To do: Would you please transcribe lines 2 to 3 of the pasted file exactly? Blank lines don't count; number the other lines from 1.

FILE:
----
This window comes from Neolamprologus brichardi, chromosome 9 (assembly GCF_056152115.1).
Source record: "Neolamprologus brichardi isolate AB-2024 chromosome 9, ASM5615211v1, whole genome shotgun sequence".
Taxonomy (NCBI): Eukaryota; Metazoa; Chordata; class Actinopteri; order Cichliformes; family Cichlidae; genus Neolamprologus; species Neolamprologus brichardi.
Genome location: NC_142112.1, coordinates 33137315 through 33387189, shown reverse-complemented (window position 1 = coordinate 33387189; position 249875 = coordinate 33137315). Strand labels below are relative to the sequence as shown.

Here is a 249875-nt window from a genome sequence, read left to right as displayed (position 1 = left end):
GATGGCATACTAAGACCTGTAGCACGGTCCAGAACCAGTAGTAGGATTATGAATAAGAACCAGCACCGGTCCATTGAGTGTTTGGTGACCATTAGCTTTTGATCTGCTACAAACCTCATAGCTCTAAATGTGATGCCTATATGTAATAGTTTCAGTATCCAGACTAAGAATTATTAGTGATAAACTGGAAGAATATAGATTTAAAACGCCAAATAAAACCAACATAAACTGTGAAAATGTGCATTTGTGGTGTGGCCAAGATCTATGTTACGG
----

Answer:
Source record: "Neolamprologus brichardi isolate AB-2024 chromosome 9, ASM5615211v1, whole genome shotgun sequence".
Taxonomy (NCBI): Eukaryota; Metazoa; Chordata; class Actinopteri; order Cichliformes; family Cichlidae; genus Neolamprologus; species Neolamprologus brichardi.